In that year, an estimated 3,507,693 cases of non-melanoma skin cancer were treated, affecting 2,152,500 people according to Howard Rogers, MD, PhD, of Advanced Dermatology in Norwich, Conn., and colleagues.
But between 2002 and 2006, Rogers and colleagues found that the number of procedures for nonmelanoma skin cancer per affected person increased 1.5% and the number of people who had at least one procedure increased by 14.3%.
"There is an epidemic of nonmelanoma skin cancer in the U.S.," they wrote, adding that "educational programs emphasizing sun protection have mainly been disappointing in slowing skin cancer rates."
"This is only going to get worse," said Dr. Suephy Chen, an associate professor of dermatology at Emory University School of Medicine in Atlanta told Fox47. "Our population is aging. Those people who grew up in the 1970s and 1980s when there was not a big sun-protection message out there are now coming into their 50s and 60s and are starting to develop skin cancers."
To lessen your chances of getting skin cancer, dermatologists recommend applying broad-spectrum sunscreen liberally and often; wearing hats and other protective clothing when out in the sun; avoiding sun exposure when the sun's rays are the strongest -- between 10 a.m. and 3 p.m. -- and never using tanning beds. This advice is especially useful in the upcoming summer months.
It's especially important to take these steps with children and teens, Rogers said. Skin cancer is turning up in younger and younger patients. In the past week or so, he removed non-melanoma cancer off the cheek of a 17-year-old boy and removed a melanoma from an 18-year-old girl.
Being diagnosed with skin cancer is different for everyone, but reading about how other people have coped may help you.
About.com's Guide to Cancer has created a space for you to share your story with others. Be sure to check there frequently to see when others have posted their stories.
The drug, which targets a specific gene mutation that drives cancer growth, has been shown to shrink tumors by more than 30% in 9 of the 16 melanoma patients in the phase 1 trial. However, it will take much more research before this treatment option is widely available.
You can read more about the specific outcomes of the PLX4032 trial in this Medical News Today article.
According to a new study, published in the Feb. 15 online issue of the Archives of Dermatology, prolonged use of non-steroidal anti-inflammatory drugs (NSAID's) such as aspirin, ibuprofen, and celecoxib offers no protection against skin cancer.
Researchers at Kaiser Permanente Northern California compared the medical records of 415 patients between the ages 43-85, diagnosed with squamous cell carcinoma in 2004 to 415 patients of similar age, race, sex and gender with no history of cancer.
Participants were required to provide information about their NSAID use 10 years prior to the study. Sixty-one percent of participants reported regular use of NSAID pain relievers.
The results of the study revealed that irrespective of type of drug used or the dosage taken the NSAID's did not reduce the risk of skin cancer.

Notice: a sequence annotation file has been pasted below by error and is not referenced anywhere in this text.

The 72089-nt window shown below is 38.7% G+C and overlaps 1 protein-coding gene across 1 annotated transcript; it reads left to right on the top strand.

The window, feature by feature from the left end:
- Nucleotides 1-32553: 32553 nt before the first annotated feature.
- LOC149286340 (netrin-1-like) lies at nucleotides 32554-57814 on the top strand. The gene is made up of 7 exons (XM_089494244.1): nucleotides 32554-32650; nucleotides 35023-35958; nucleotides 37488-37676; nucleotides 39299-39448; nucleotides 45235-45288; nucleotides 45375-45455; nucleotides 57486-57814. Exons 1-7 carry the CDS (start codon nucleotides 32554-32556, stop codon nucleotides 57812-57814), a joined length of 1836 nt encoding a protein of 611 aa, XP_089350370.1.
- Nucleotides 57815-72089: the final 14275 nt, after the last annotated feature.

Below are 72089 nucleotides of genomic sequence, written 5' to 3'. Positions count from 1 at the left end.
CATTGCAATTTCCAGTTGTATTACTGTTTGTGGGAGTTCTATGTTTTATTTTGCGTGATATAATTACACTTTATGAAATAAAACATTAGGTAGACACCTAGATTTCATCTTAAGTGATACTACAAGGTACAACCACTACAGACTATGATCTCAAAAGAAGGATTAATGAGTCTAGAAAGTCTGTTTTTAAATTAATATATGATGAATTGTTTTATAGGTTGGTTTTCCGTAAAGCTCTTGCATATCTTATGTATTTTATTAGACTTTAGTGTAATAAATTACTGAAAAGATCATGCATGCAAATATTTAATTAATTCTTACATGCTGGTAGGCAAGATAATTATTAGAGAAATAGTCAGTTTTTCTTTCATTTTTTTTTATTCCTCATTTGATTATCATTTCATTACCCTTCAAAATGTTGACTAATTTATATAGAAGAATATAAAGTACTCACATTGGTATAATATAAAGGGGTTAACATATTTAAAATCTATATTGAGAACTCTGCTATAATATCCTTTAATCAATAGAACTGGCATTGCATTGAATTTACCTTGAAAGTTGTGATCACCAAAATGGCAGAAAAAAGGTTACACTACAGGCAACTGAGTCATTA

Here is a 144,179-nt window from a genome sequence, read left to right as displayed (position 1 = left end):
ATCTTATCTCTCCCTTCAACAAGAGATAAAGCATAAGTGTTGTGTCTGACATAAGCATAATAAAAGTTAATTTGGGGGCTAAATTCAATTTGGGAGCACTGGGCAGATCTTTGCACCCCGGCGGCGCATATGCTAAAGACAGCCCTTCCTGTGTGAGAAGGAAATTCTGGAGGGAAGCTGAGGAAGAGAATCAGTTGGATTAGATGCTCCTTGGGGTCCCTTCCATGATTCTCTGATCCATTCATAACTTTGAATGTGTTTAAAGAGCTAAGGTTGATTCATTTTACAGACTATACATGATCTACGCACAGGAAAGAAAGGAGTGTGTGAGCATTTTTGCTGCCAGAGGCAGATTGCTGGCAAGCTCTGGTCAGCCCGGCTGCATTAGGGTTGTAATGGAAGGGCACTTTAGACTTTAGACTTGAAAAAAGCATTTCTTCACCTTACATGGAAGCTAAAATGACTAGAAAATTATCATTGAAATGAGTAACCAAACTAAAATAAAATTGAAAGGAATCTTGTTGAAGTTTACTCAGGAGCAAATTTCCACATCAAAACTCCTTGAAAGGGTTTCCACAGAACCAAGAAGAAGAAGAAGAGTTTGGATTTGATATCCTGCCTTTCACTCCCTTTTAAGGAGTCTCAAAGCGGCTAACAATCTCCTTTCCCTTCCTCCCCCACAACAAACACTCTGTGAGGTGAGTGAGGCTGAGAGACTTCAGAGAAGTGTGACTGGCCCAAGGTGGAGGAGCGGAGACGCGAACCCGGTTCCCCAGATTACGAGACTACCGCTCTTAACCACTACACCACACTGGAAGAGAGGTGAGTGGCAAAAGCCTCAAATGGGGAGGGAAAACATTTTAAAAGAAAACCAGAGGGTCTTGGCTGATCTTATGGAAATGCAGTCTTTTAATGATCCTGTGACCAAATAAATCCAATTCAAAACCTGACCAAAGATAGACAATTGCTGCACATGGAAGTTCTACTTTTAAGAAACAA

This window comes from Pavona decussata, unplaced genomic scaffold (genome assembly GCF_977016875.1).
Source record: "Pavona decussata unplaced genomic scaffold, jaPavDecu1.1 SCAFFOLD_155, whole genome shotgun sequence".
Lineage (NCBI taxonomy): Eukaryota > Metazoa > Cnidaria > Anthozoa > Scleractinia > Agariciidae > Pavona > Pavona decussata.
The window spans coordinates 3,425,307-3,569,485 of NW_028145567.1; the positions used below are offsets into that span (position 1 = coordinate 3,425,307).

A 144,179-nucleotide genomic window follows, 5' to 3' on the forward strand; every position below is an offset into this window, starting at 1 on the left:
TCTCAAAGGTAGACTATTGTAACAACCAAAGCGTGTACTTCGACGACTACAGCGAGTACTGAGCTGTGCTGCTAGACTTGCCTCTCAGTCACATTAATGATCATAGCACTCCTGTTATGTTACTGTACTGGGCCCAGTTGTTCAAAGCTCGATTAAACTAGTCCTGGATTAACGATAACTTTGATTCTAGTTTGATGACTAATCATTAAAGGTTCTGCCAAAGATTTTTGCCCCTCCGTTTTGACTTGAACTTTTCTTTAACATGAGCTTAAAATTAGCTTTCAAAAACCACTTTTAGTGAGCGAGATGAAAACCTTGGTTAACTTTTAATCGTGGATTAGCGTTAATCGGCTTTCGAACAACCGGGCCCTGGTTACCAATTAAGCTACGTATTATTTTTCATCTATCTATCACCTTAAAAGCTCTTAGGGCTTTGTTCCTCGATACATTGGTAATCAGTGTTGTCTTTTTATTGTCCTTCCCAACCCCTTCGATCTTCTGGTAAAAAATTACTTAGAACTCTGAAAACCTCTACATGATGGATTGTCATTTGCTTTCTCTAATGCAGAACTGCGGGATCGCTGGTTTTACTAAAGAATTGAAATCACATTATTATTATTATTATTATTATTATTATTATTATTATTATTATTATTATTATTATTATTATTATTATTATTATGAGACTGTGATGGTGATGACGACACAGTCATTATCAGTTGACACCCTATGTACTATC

A new book is claiming that former President Franklin D. Roosevelt died of a tumor caused by melanoma. The book, titled "FDR's Deadly Secret," was written by New York Post associate editorial page editor Eric Fettman and Dr. Steven Lomazow.
According to the authors, Roosevelt had a cancerous lesion above his left eyebrow, which metastasized and caused a tumor that lead to his death in 1945. They reached this conclusion after examining many photographs of the lesion, as well as other evidence.
The Post has more details on the book and FDR's health.
PLX4032 is designed to block a mutated form of a gene called BRAF, which is found in about half of all melanoma tumors. This new study showed that 64% of 22 patients who took PLX4032 showed at least some tumor shrinkage, which is much higher than the results typically seen with chemotherapy. That's especially impressive considering that these patients were really sick: all had failed previous therapies, either chemotherapy or treatment with interleukin-2, as well as surgery. The lead researcher said, "We are seeing some pretty dramatic and rapid responses, and they are occurring in sites where we rarely see responses to chemotherapy, such as in the bone."
These are indeed potentially exciting results, but a reality check is needed to curb any "irrational exuberance" (as Alan Greenspan would say!). This was a very small (27 patients), unblinded, early-stage study done at a single hospital (Memorial Sloan-Kettering in New York). This makes it inherently less convincing than a larger, double-blinded, multi-institution, placebo-controlled study -- all characteristics of larger clinical trials that are designed to minimize potential biases and distinguish between what's due to random chance and what's real. Unfortunately, most phase I trials like this one end in failure and the drug is never approved.
So, cautious optimism is warranted for PLX4032; thinking that it's a "cure" is not. Let's hope that it will prove to be a real breakthrough for patients that desperately need one.